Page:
## 3-15-40. George Howard Darwin to H. Poincaré

Oct. 22.01

Newnham Grange–Cambridge

Dear Monsieur Poincaré,

Your M.S. has arrived.11Poincaré a annoncé l’envoi de son mémoire par lettre (§ 3-15-39). I shall venture to annotate it a little in red ink with instructions to the printers in English as I think it may save much trouble in the proofs. Of course I have experience of their ways which you cannot have.

I think it might be useful if I append a note in my own name to explain the identities of your $R$’s and my $\mathfrak{P}$ and $\mathbf{P}$. It has taken me nearly half an hour to make it out & I may as well save others the trouble. In doing this however I have discovered two things. I am unable to find any $R_{0}$ in the Acta, but I gather from your M.S. that it must denote $\mathfrak{P}_{0}(v)$ a constant or unity.

Secondly in yr explanation you do not really follow yr notation of the Acta.22In the published memoir, Poincaré notes that he and Darwin do not employ the same notation, and that he employs a notation different from that employed in his Acta paper (1902, 335–336). You write there $R^{(k)}_{n,i}$ and $n$ is clearly the degree of the harmonic and $i$ its order, because you refer to its becoming

 $A(\rho^{2}-e^{2})^{\frac{1}{2}i}D^{i+n}(p^{2}-e^{2})^{n}$

in the case of the spheroid. Hence where in yr M.S. you write $R^{\prime}_{0,2}$ and $R^{\prime}_{0,3}$ you mean $R^{\prime}_{2,0}$ and $R^{\prime}_{3,0}$. Accordingly I propose (with your consent) to correct this.33Darwin’s note was inserted in Poincaré’s paper (Poincaré 1902, 336). I then obtain the following for your new $R$’s.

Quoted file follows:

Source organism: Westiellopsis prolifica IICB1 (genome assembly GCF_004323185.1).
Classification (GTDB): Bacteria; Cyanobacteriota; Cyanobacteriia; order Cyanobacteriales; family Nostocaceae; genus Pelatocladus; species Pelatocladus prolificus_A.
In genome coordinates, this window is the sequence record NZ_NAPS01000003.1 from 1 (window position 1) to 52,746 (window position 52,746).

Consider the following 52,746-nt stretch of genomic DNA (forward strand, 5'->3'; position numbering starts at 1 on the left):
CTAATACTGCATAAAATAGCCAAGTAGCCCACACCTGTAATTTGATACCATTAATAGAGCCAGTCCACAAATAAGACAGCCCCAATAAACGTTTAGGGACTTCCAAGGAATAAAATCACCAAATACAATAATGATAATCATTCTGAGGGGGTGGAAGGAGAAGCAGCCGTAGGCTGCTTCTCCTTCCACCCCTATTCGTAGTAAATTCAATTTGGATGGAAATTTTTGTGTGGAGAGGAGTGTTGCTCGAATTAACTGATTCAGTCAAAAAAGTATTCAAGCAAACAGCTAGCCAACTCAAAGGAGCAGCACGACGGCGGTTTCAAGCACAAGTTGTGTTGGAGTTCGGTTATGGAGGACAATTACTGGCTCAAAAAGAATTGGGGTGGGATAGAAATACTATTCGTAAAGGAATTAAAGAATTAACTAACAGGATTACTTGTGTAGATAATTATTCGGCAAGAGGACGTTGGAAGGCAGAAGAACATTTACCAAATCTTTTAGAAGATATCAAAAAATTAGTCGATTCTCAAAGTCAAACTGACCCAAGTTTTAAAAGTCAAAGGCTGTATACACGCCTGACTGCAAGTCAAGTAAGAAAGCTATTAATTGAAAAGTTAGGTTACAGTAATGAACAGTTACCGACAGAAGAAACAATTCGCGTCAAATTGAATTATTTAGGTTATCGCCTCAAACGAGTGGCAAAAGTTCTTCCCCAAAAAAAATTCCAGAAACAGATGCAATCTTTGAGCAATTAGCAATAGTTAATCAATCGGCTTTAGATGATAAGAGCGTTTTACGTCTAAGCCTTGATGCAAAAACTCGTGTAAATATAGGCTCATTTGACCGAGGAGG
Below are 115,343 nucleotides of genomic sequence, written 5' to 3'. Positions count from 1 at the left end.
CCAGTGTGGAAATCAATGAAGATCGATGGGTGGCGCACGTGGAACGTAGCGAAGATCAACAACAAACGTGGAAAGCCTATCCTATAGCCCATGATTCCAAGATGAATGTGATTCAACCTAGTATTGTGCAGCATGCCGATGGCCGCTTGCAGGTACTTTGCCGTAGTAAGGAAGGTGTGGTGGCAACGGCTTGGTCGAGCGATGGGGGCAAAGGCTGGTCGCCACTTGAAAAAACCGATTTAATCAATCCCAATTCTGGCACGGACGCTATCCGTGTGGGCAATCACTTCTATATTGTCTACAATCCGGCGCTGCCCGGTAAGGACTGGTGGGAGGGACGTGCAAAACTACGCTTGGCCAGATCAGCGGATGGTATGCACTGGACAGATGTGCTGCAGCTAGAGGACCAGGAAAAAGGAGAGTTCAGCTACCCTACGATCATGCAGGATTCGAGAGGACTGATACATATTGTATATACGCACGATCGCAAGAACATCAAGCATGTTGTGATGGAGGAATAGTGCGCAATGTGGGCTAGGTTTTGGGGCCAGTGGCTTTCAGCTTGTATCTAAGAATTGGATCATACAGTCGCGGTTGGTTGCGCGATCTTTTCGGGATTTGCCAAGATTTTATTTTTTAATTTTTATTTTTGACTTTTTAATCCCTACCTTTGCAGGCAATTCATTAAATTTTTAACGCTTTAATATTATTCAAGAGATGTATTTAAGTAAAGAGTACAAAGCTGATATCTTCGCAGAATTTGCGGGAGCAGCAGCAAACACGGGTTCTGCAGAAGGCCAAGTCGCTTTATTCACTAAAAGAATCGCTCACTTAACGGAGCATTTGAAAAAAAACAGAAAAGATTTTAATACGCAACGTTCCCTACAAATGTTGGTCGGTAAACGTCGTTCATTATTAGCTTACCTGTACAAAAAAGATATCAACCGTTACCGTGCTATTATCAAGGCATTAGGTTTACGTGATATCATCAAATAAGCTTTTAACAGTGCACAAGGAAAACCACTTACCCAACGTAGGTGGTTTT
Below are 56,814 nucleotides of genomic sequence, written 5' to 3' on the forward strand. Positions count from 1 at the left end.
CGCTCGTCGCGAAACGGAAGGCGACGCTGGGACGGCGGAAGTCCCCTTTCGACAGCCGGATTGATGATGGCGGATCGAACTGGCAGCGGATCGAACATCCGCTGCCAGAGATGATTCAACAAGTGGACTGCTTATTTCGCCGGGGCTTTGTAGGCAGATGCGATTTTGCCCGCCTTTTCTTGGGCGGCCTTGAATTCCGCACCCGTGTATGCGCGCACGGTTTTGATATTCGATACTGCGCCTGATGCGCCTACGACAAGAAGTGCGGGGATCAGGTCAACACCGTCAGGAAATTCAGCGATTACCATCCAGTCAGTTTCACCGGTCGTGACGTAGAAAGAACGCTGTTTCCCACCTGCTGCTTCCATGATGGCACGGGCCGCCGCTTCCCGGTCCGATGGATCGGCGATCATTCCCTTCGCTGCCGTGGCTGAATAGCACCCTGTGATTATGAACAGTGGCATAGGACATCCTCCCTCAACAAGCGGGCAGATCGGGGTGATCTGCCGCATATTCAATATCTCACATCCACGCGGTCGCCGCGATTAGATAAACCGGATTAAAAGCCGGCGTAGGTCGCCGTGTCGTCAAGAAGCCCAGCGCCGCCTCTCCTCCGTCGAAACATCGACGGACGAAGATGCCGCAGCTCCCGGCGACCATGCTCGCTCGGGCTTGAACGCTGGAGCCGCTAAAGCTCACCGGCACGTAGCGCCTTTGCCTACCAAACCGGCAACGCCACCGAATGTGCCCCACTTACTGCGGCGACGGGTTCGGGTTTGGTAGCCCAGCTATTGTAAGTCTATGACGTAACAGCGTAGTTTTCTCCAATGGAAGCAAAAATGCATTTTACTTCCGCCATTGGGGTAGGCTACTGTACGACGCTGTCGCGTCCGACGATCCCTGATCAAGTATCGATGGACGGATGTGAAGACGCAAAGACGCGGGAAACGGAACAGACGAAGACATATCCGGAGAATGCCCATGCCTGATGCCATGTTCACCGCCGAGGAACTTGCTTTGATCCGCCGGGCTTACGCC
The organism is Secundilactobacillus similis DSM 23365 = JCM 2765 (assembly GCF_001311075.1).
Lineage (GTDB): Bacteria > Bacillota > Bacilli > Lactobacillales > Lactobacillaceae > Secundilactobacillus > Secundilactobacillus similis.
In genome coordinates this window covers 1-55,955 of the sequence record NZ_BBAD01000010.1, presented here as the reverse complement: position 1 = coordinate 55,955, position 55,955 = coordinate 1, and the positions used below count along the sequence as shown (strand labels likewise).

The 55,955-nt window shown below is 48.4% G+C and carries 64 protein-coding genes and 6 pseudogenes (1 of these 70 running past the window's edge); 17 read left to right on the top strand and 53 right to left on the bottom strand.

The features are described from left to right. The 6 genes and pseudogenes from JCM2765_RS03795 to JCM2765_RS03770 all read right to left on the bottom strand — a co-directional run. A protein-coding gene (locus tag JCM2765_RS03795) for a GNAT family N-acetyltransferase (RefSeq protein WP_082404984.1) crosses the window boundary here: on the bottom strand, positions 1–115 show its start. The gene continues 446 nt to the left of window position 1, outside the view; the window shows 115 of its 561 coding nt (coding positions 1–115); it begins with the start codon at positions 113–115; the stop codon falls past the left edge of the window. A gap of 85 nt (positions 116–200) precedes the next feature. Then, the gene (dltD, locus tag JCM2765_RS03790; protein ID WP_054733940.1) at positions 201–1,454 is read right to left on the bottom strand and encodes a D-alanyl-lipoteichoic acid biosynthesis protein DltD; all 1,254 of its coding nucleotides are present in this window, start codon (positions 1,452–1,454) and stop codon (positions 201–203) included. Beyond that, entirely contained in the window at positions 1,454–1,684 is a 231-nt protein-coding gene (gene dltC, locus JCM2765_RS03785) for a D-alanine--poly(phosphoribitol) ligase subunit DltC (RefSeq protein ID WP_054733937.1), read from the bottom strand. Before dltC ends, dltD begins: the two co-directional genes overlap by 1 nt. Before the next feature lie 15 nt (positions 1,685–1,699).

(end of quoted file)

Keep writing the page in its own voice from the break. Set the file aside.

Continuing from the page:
$\displaystyle R_{1}$ $\displaystyle=\mathfrak{P}_{0}(v),$ $\displaystyle R_{2}$ $\displaystyle=\mathfrak{P}^{1}_{1}(v),$ $\displaystyle R_{3}$ $\displaystyle=\mathfrak{P}_{2}(v),$ $\displaystyle R_{4}$ $\displaystyle=\mathfrak{P}^{2}_{2}(v),$ $\displaystyle R_{4}$ $\displaystyle=\mathfrak{P}_{3}(v),$

Of course if in any case you dislike the mode of printing which I shall suggest it will be open to you to correct it in proof.

I do not think our printers have any type for your except one like this $\backsim$ which has been used by some writers to denote a difference without regard to sign. On the other hand we have $\propto$ which has been used as equivalent to “varies as” & this is your meaning. I suggest therefore $\propto$ to replace .

Our printers always make such a thing as $\frac{\xi}{2}$ look very ugly, & so I write $\frac{1}{2}\xi$. This moreover saves the compositor much trouble. I have suggested this in many places.

I am afraid the French will be very badly set up & so I will look over a first proof before sending it on to you. I will write again if anything occurs to me. I have not yet had time to master your method. I am besides very busy for some days to come.

Yours sincerely,

G. H. Darwin

ALS 4p. Collection particulière, Paris.

Time-stamp: "25.01.2016 19:54"

## References

• H. Poincaré (1902) Sur la stabilité de l’équilibre des figures piriformes affectées par une masse fluide en rotation. Philosophical Transactions of the Royal Society A 198, pp. 333–373. External Links: Link